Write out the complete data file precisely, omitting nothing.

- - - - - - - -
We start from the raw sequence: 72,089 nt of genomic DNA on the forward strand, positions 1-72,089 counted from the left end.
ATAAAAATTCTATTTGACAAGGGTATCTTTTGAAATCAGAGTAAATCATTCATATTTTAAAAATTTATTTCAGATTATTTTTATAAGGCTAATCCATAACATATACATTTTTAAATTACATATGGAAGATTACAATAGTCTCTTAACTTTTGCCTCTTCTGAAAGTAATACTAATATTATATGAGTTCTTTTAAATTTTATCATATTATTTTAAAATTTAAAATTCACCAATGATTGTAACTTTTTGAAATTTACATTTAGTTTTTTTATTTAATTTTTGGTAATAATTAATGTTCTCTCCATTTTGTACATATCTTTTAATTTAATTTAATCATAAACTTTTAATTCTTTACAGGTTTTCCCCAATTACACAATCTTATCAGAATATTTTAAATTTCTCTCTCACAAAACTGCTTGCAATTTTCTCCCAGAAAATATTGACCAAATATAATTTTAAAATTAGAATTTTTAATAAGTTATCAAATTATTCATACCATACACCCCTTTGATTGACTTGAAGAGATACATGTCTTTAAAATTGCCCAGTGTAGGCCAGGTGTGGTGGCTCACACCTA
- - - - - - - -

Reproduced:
We start from the raw sequence: 72,089 nt of genomic DNA on the forward strand, positions 1-72,089 counted from the left end.
ATAAAAATTCTATTTGACAAGGGTATCTTTTGAAATCAGAGTAAATCATTCATATTTTAAAAATTTATTTCAGATTATTTTTATAAGGCTAATCCATAACATATACATTTTTAAATTACATATGGAAGATTACAATAGTCTCTTAACTTTTGCCTCTTCTGAAAGTAATACTAATATTATATGAGTTCTTTTAAATTTTATCATATTATTTTAAAATTTAAAATTCACCAATGATTGTAACTTTTTGAAATTTACATTTAGTTTTTTTATTTAATTTTTGGTAATAATTAATGTTCTCTCCATTTTGTACATATCTTTTAATTTAATTTAATCATAAACTTTTAATTCTTTACAGGTTTTCCCCAATTACACAATCTTATCAGAATATTTTAAATTTCTCTCTCACAAAACTGCTTGCAATTTTCTCCCAGAAAATATTGACCAAATATAATTTTAAAATTAGAATTTTTAATAAGTTATCAAATTATTCATACCATACACCCCTTTGATTGACTTGAAGAGATACATGTCTTTAAAATTGCCCAGTGTAGGCCAGGTGTGGTGGCTCACACCTA